Strike 3 Holdings, LLC v. John Doe

Filing 5

ORDER Granting 4 Plaintiff's Ex Parte Motion For Leave to Serve a Third-Party Subpoena Prior to a Rule 26(f) Conference. Signed by Magistrate Judge Allison H. Goddard on 11/18/2021. (hmw)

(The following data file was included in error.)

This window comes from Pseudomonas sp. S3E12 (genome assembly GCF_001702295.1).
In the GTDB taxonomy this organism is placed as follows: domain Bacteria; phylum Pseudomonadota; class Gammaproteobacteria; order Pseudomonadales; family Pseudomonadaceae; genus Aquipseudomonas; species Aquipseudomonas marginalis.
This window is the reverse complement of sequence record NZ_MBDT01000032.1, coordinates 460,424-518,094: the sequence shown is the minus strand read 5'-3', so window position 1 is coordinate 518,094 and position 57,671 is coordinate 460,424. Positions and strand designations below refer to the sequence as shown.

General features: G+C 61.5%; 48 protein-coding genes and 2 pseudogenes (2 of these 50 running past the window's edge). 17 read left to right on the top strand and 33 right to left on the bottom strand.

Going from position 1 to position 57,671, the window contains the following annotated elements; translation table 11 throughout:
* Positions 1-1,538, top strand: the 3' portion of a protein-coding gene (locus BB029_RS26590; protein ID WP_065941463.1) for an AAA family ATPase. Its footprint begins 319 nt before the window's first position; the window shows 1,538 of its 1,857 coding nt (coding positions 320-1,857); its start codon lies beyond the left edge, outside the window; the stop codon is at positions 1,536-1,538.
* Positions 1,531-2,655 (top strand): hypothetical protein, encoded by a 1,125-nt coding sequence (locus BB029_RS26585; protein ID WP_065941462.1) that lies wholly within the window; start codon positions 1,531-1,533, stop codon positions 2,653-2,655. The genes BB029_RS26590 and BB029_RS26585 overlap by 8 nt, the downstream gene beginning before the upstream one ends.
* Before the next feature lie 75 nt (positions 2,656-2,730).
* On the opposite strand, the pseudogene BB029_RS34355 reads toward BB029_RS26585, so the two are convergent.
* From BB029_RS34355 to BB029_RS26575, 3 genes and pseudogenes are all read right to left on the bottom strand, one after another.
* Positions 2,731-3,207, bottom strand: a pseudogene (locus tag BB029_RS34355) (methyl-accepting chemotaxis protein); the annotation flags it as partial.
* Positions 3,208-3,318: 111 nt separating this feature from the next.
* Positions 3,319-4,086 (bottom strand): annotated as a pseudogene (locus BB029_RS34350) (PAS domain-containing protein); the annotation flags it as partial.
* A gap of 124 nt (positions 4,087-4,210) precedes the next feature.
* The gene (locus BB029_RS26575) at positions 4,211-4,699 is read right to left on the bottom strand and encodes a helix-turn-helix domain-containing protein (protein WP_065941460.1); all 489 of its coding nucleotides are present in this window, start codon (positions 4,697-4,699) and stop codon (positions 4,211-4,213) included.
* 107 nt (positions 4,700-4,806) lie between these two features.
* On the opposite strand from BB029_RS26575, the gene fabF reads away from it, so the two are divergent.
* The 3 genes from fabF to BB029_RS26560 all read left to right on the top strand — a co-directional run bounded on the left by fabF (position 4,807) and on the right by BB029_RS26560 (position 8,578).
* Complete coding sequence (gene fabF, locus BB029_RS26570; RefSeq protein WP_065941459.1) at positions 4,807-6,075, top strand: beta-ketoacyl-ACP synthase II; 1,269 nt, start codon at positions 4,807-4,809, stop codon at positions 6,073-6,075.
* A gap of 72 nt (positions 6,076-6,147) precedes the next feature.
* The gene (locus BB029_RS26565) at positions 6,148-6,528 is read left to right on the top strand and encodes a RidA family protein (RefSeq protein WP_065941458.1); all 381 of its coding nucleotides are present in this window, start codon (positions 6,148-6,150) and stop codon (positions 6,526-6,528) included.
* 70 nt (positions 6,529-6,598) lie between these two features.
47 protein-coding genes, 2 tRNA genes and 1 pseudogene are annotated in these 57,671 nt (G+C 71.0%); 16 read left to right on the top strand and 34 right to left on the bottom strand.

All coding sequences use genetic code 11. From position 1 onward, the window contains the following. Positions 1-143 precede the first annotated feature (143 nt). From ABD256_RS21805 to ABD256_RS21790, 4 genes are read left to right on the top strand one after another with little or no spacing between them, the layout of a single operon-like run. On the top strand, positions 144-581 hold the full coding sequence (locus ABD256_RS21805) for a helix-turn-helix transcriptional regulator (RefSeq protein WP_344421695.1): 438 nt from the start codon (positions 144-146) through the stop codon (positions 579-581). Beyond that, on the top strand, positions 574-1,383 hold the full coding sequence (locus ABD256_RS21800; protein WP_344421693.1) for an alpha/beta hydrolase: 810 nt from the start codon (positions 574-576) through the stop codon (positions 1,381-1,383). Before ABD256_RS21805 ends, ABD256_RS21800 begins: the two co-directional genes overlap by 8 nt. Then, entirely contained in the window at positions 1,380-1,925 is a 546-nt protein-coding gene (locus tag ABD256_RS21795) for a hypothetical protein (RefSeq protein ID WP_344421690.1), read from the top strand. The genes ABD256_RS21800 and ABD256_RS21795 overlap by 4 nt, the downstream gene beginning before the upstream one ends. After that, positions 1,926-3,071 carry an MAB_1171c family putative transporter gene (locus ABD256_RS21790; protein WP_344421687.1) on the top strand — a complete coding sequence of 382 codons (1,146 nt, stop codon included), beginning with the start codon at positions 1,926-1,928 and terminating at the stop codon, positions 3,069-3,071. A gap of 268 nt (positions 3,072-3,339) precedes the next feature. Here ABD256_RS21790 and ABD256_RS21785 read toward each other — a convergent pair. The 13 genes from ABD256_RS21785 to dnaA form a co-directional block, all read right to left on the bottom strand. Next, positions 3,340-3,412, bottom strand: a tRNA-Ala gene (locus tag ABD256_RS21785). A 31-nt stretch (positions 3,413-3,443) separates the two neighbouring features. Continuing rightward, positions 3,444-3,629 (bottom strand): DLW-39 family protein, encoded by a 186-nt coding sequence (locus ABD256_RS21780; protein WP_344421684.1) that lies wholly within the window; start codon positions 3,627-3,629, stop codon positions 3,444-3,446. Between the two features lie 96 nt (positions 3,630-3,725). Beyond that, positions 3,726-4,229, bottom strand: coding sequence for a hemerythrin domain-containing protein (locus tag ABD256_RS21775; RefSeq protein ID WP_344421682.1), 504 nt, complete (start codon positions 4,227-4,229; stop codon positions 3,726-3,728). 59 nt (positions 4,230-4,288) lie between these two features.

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1 2 3 4 5 6 7 8 UNITED STATES DISTRICT COURT 9 SOUTHERN DISTRICT OF CALIFORNIA 10 11 STRIKE 3 HOLDINGS, LLC, Case No.: 3:21-cv-01895-BAS-AHG Plaintiff, 12 13 v. 14 ORDER GRANTING EX PARTE APPLICATION FOR LEAVE TO SERVE A THIRD-PARTY SUBPOENA PRIOR TO A RULE 26(f) CONFERENCE JOHN DOE subscriber assigned IP address 104.2.85.73, 15 Defendant. 16 [ECF No. 4] 17 18 19 Before the Court is Plaintiff Strike 3 Holdings, LLC’s (“Plaintiff”) Ex Parte 20 Application for Leave to Serve a Third Party Subpoena Prior to a Rule 26(f) Conference. 21 ECF No. 4. No defendant has been named or served, and so no opposition or reply briefs 22 have been filed. For the reasons discussed below, the Court GRANTS Plaintiff’s ex parte 23 application. 24 I. BACKGROUND 25 On November 8, 2021, Plaintiff filed a Complaint against Defendant “John Doe,” 26 who is allegedly a subscriber of AT&T U-verse and assigned Internet Protocol (“IP”) 27 address 104.2.85.73. ECF No. 1 at ¶ 5. Plaintiff Strike 3 Holdings, LLC, is the owner of 28 numerous adult motion pictures, which Plaintiff distributes through adult websites and 1 3:21-cv-01895-BAS-AHG 1 DVDs. Id. at ¶¶ 2–3. Plaintiff asserts that Defendant is committing “rampant and wholesale 2 copyright infringement” by downloading, recording, and distributing copies of Plaintiff’s 3 copyrighted motion pictures without authorization through the use of the BitTorrent file 4 distribution network. Id. at ¶¶ 4, 18–30. 5 In the instant motion, Plaintiff seeks leave to conduct early discovery prior to the 6 mandated Rule 26(f) conference to learn Defendant’s identity. ECF No. 4. Specifically, 7 Plaintiff seeks an order permitting it to serve a third-party subpoena under Federal Rule of 8 Civil Procedure 45 on AT&T U-verse, the Internet Service Provider (“ISP”) who leased 9 the IP address belonging to Defendant John Doe, which would require AT&T U-verse to 10 supply the name and address of its subscriber to Plaintiff. ECF No. 4-1 at 7–8. Through 11 service of the third-party subpoena, Plaintiff seeks only “the true name and address of 12 Defendant.” Id. at 8. Additionally, Plaintiff represents to the Court that it will only use this 13 information to prosecute the claims made in its Complaint. Id. 14 II. 15 A party is generally not permitted to obtain discovery without a court order before 16 the parties have conferred pursuant to Federal Rule of Civil Procedure 26(f). FED. R. CIV. 17 P. 26(d)(1). However, courts make exceptions to allow limited discovery after a complaint 18 is filed to permit the plaintiff to learn the identifying information necessary to serve the 19 defendant. Columbia Ins. Co. v. Seescandy.com, 185 F.R.D. 573, 577 (N.D. Cal. 1999); 20 see, e.g., UMG Recordings, Inc. v. Doe, No. C-08-3999-RMW, 2008 WL 4104207, at *2 21 (N.D. Cal. Aug. 29, 2008) (noting, in an infringement case, that “a plaintiff cannot have a 22 discovery planning conference with an anonymous defendant[,]” thus, limited expedited 23 discovery would “permit the [plaintiff] to identify John Doe and serve the defendant, 24 permitting this case to go forward.”) LEGAL STANDARD 25 Consistent with this generally recognized exception to Rule 26(f), the Ninth Circuit 26 has held that “‘where the identity of the alleged defendant[] [is] not [] known prior to the 27 filing of a complaint[,] the plaintiff should be given an opportunity through discovery to 28 identify the unknown defendants, unless it is clear that discovery would not uncover the 2 3:21-cv-01895-BAS-AHG 1 identities, or that the complaint would be dismissed on other grounds.’” Wakefield v. 2 Thompson, 177 F.3d 1160, 1163 (9th Cir. 1999) (quoting Gillespie v. Civiletti, 629 F.2d 3 637, 642 (9th Cir. 1980)). 4 A party who requests early or expedited discovery must make a showing of good 5 cause. See Semitool, Inc. v. Tokyo Electron Am., Inc., 208 F.R.D. 273, 275–76 (N.D. Cal. 6 2002) (applying “the conventional standard of good cause in evaluating Plaintiff’s request 7 for expedited discovery”). Good cause is established through a balancing test “where the 8 need for expedited discovery, in consideration of the administration of justice, outweighs 9 the prejudice to the responding party.” Id. at 276. To determine whether “good cause” 10 exists to permit expedited discovery to identify John Doe defendants, district courts in the 11 Ninth Circuit consider whether the plaintiff (1) “identif[ies] the missing party with 12 sufficient specificity such that the Court can determine that the defendant is a real person 13 or entity who could be sued in federal court”; (2) “identif[ies] all previous steps taken to 14 locate the elusive defendant” to ensure that plaintiff has made a good faith effort to identify 15 the defendant; and (3) “establish[es] to the Court’s satisfaction that plaintiff’s suit against 16 defendant could withstand a motion to dismiss.” Columbia Ins., 185 F.R.D. at 578–80. 17 Additionally, the plaintiff should demonstrate the discovery will likely lead to identifying 18 information that will permit service of process. Id. at 580. These factors are considered to 19 ensure the expedited discovery procedure “will only be employed in cases where the 20 plaintiff has in good faith exhausted traditional avenues for identifying a civil defendant 21 pre-service, and will prevent use of this method to harass or intimidate.” Id. 22 III. 23 Plaintiff contends that there is good cause for this Court to allow expedited 24 DISCUSSION discovery. ECF No. 4-1 at 11–18. For the reasons stated below, the Court agrees. 25 a. Identification of Missing Party with Sufficient Specificity 26 To satisfy the first prong, Plaintiff must identify Defendant with enough specificity 27 to enable the Court to determine that Defendant is a real person or entity who would be 28 subject to the jurisdiction of this Court. Columbia Ins., 185 F.R.D. at 578. District courts 3 3:21-cv-01895-BAS-AHG 1 in this circuit have determined “a plaintiff identifies Doe defendants with sufficient 2 specificity by providing the unique IP addresses assigned to an individual defendant on the 3 day of the allegedly infringing conduct, and by using ‘geolocation technology’ to trace the 4 IP addresses to a physical point of origin.” 808 Holdings, LLC v. Collective of December 5 29, 2011 Sharing Hash, No. 12cv186 MMA-RBB, 2012 WL 12884688, at *4 (S.D. Cal. 6 May 4, 2012); see Openmind Solutions, Inc. v. Does 1-39, No. C-11-3311-MEJ, 2011 WL 7 4715200, at *2 (N.D. Cal. Oct. 7, 2011) (concluding that plaintiff satisfied the first factor 8 by identifying the defendants’ IP addresses and by tracing the IP addresses to a point of 9 origin within the State of California); Pink Lotus Entm’t, LLC v. Does 1-46, No. C-11- 10 02263, 2011 WL 2470986, at *3 (N.D. Cal. June 21, 2011) (same). Other courts have 11 concluded that merely identifying the IP addresses on the day of the alleged infringement 12 satisfies this factor. 808 Holdings, 2012 WL 12884688, at *4 (collecting cases). 13 Here, Plaintiff has identified the Doe Defendant with sufficient specificity. First, in 14 support of the present motion, Plaintiff provided a Declaration by David Williamson, an 15 independent contractor hired by Plaintiff as an Information Systems and Management 16 Consultant ECF No. 4-2 at 2–15 (“Ex. A”). In that role, Mr. Williamson testifies he 17 “oversaw the design, development, and overall creation of the infringement detection 18 system called VXN Scan[,] which [Plaintiff] both owns and uses to identify the IP 19 addresses used by individuals infringing Plaintiff’s movies via the BitTorrent protocol.” 20 Ex. A at ¶ 40. Mr. Williamson’s Declaration explains the VXN Scan system in detail, which 21 involves, in part, the development of a proprietary BitTorrent client that emulates the 22 behavior of a standard BitTorrent client by repeatedly downloading data pieces from peers 23 within the BitTorrent network that are distributing Plaintiff’s movies. Id. at ¶¶ 52–55. 24 Mr. Williamson testifies that another component of the VXN Scan system is the PCAP 1 25 Recorder / Capture Card, which is able to record the IP addresses connecting to the 26 27 28 1 PCAP stands for “Packet Capture.” Ex. A at ¶ 58. 4 3:21-cv-01895-BAS-AHG 1 Proprietary Client and sending the infringed copies of Plaintiff’s movies to the Proprietary 2 Client through the BitTorrent network. Id. at ¶¶ 57–59. Not only does a PCAP contain the 3 IP addresses used in the network transaction, it also records the port number and BitTorrent 4 client used to accomplish each transaction, and the “Info Hash” associated with the 5 infringing computer file, which reflects the metadata of the particular underlying .torrent 6 file being shared without authorization. Id. at ¶¶ 61–62. The PCAP Capture Card records 7 PCAPs in real time and is able to record perfect copies of every network packet received 8 by the Proprietary Client. Id. at ¶ 65. Although this Order touches only on two of the 9 components of the VXN Scan system, Mr. Williamson’s 81-paragraph Declaration sets 10 forth additional in-depth details of all five components of the system, providing the Court 11 a thorough understanding of how the system reliably pinpoints the IP addresses used by 12 individuals infringing Plaintiff’s movies and verifies the infringement. 13 Second, Plaintiff also provided a declaration by Patrick Paige, a computer forensics 14 expert retained by Plaintiff to analyze and retain forensic evidence captured by the VXN 15 Scan system. ECF No. 4-2 at 17–22 (“Ex. B”). Mr. Paige explains that VXN Scan recorded 16 numerous BitTorrent computer transactions with IP address 104.2.85.73 in the form of 17 PCAPs, and that he reviewed the PCAP to confirm that it evidences a recorded transaction 18 with that IP address on October 12, 2021 at 01:31:19 UTC involving the IP address 19 uploading a piece or pieces of a file corresponding to the hash value that is unique to one 20 of Plaintiff’s movies. Ex. B. at ¶¶ 13–19, 26. 21 Third, Plaintiff provided a declaration by Susan Stalzer, one of Plaintiff’s employees 22 who verified that each digital file that the Proprietary Client received through its 23 transactions with IP address 104.2.85.73 is a copy of one of Plaintiff’s copyrighted works, 24 by viewing the unauthorized motion pictures corresponding with the file hashes side-by- 25 side with Plaintiff’s original movies. ECF No. 4-2 at 24–26 (“Ex. C”); see also ECF No. 26 1-2 (Exhibit A to the Complaint, listing the hash values of the 70 torrent files received by 27 the Proprietary Client from the IP address 104.2.85.73). Mr. Paige testified that based on 28 his experience in similar cases, Defendant’s ISP, AT&T U-Verse, is the only entity that 5 3:21-cv-01895-BAS-AHG 1 can correlate the IP address 104.2.85.73 to its subscriber to pinpoint Defendant’s identity. 2 Ex. B at ¶ 28. 3 Finally, Plaintiff provides a declaration by Emilie Kennedy, Plaintiff’s in-house 4 General Counsel. ECF No. 4-2 at 28–30 (“Ex. D”). Ms. Kennedy explains that after 5 Plaintiff received infringement data from VXN Scan identifying IP address 104.2.85.73 as 6 infringing its works, the IP address was automatically input into Maxmind’s Geolocation 7 Database on October 22, 2021 at 14:00:51 UTC, which traced the IP address location to 8 Rancho Santa Fe, California, within this Court’s jurisdiction. Ex. D. at ¶¶ 4–5. Plaintiff has 9 since repeated the trace through the Geolocation Database twice more, prior to filing the 10 Complaint and prior to filing the present Motion, confirming the IP address continues to 11 trace to San Diego and this District. Id. at ¶¶ 6–7. The Court is satisfied that these multiple 12 geolocation traces over the course of two months indicating that the Defendant is located 13 in this District are reliably accurate. 14 Based on all of the information above, the Court concludes Plaintiff provided a 15 sufficient showing that it seeks to sue a real person subject to the Court’s jurisdiction. 16 Likewise, if Plaintiff obtains the identifying information from the ISP for the subscriber 17 assigned the IP address at issue, the information sought in the subpoena would likely enable 18 Plaintiff to serve Defendant. Therefore, the Court finds Plaintiff satisfied the “sufficient 19 specificity” threshold. 20 b. Previous Attempts to Locate Defendant 21 Next, Plaintiff is required to describe all steps taken to identify the Doe defendant in 22 a good-faith effort to locate and serve them. Plaintiff states that it attempted to locate 23 Defendant by searching for Defendant’s IP address using online search engines and other 24 web search tools. ECF No. 4-1 at 14. Plaintiff also reviewed numerous sources of authority 25 such as legislative reports, agency websites, informational technology guides, etc. 26 regarding whether it is possible to identify such a defendant by other means, and 27 extensively discussed this issue with its computer investigators and cyber security 28 consultants. Id. Despite these diligent efforts, Plaintiff was unable to identify any means of 6 3:21-cv-01895-BAS-AHG 1 obtaining the identity of Defendant other than through subpoenaing the information from 2 the ISP. Id.; see also Ex. B at ¶ 28. Thus, the Court finds Plaintiff has shown it has made a 3 good-faith effort to identify and locate Defendant before resorting to filing the instant 4 motion. 5 c. Whether Plaintiff Can Withstand a Motion to Dismiss 6 Lastly, Plaintiff must establish it could survive a motion to dismiss. See FED. R. CIV. 7 P. 12(b); Columbia Ins., 185 F.R.D. at 579. To survive a motion to dismiss for failure to 8 state a claim upon which relief can be granted, “a complaint must contain sufficient factual 9 matter, accepted as true, to ‘state a claim to relief that is plausible on its face.’” Ashcroft v. 10 Iqbal, 556 U.S. 662, 678 (2009) (quoting Bell Atl. Corp. v. Twombly, 550 U.S. 544, 570 11 (2007)). To present a prima facie case of copyright infringement, Plaintiff must show: (1) 12 ownership of a valid copyright; and (2) that Defendant violated the copyright owner’s 13 exclusive rights under the Copyright Act. Range Road Music, Inc. v. East Coast Foods, 14 Inc., 668 F.3d 1148, 1153 (9th Cir. 2012). In addition, for direct infringement Plaintiff is 15 required to show causation by Defendant. Perfect 10, Inc. v. Giganews, Inc., 847 F.3d 657, 16 666 (9th Cir. 2017). 17 Here, Plaintiff’s Complaint clearly alleges that Plaintiff owns a valid copyright in 18 the works at issue, which are registered with the United States Copyright Office. See ECF 19 No. 1 at ¶¶ 43, 46, 49.2 And again, Ms. Stalzer attests that she reviewed the files correlating 20 to the hashes identified in Exhibit A to the Complaint and confirmed that they are 21 “identical, strikingly similar or substantially similar” to Strike 3’s original copyrighted 22 Works. Ex. C at ¶¶ 7–11; ECF No. 1 at ¶¶ 34–35. Plaintiff’s Complaint also alleges 23 Defendant used BitTorrent to copy and distribute the copyrighted works without 24 25 26 27 28 2 Exhibit A to the Complaint, which shows the hash values of the purportedly infringing movies downloaded from the IP address 104.2.85.73, also contains the United States Copyright Office registration information of the works that correspond with those hash files. ECF No. 1-2. 7 3:21-cv-01895-BAS-AHG 1 authorization, and that the infringement was continuous and ongoing. ECF No. 1 at ¶¶ 4, 2 19–30, 33, 33–36, 44–46. Thus, Plaintiff’s Complaint has stated a claim for copyright 3 infringement against the Doe Defendant sufficient to survive a motion to dismiss. 4 Additionally, Plaintiff has alleged sufficient facts to show it could withstand a motion to 5 dismiss for lack of personal jurisdiction or a motion for improper venue, because 6 Defendant’s IP address was traced to a location in this District. Accordingly, the Court 7 concludes Plaintiff has met the third prong necessary to establish good cause for granting 8 early discovery. 9 IV. CONCLUSION 10 For the reasons set forth above, and for good cause shown, the Court GRANTS 11 Plaintiff’s ex parte application for leave to serve a subpoena prior to a Rule 26(f) 12 conference. ECF No. 4. However, the Court is cognizant of the potential embarrassment of 13 being identified in this type of case and “shares the growing concern about unscrupulous 14 tactics used by certain plaintiffs, especially in the adult film industry, to shake down the 15 owners of IP addresses.” Malibu Media, LLC v. Does 1-5, No. 12-Civ-2950-JPO, 2012 WL 16 2001968, at *1 (S.D.N.Y. June 1, 2012). Anticipating and sharing these concerns, Plaintiff 17 invites the Court to issue a protective order establishing procedural safeguards if the Court 18 finds such procedures appropriate. ECF No. 4-1 at 18. Accordingly, the Court ORDERS 19 as follows: 20 1. Plaintiff shall attach a copy of this Order to any subpoena. 21 2. Plaintiff may serve the ISP with a Rule 45 subpoena commanding the ISP to 22 provide Plaintiff with only the true name and address of the Defendant to 23 whom the ISP assigned an IP address as set forth on Exhibit A to the 24 Complaint. The ISP is not to release the Defendant’s telephone number or 25 email address. 26 3. Within fourteen (14) calendar days after service of the subpoena, the ISP shall 27 notify the subscriber that his or her identity has been subpoenaed by Plaintiff. 28 8 3:21-cv-01895-BAS-AHG 1 The ISP must also provide a copy of this Order along with the required notice 2 to the subscriber whose identity is sought pursuant to this Order. 3 4. The subscriber whose identity has been subpoenaed shall have thirty (30) 4 calendar days from the date of such notice to challenge the disclosure of his 5 or her name and contact information by filing an appropriate pleading with 6 this Court contesting the subpoena. A subscriber who moves to quash or 7 modify the subpoena may proceed anonymously as “John Doe,” and shall 8 remain anonymous until the Court orders that the identifying information may 9 be released. 10 5. If the ISP wishes to move to quash the subpoena, it shall do so before the 11 return date of the subpoena. The return date of the subpoena must allow for 12 at least forty-five (45) days from service to production. If a motion to quash 13 or other challenge is brought, the ISP shall preserve the information sought 14 by Plaintiff in the subpoena pending resolution of such motion or challenge. 15 6. Plaintiff may only use the information disclosed in response to a Rule 45 16 subpoena served on the ISP for the purpose of protecting and enforcing 17 Plaintiff’s rights as set forth in its Complaint. If Defendant wishes to proceed 18 anonymously, Plaintiff may not release any identifying information without a 19 court order allowing the release of the information. 20 21 22 IT IS SO ORDERED. Dated: November 18, 2021 23 24 25 26 27 28 9 3:21-cv-01895-BAS-AHG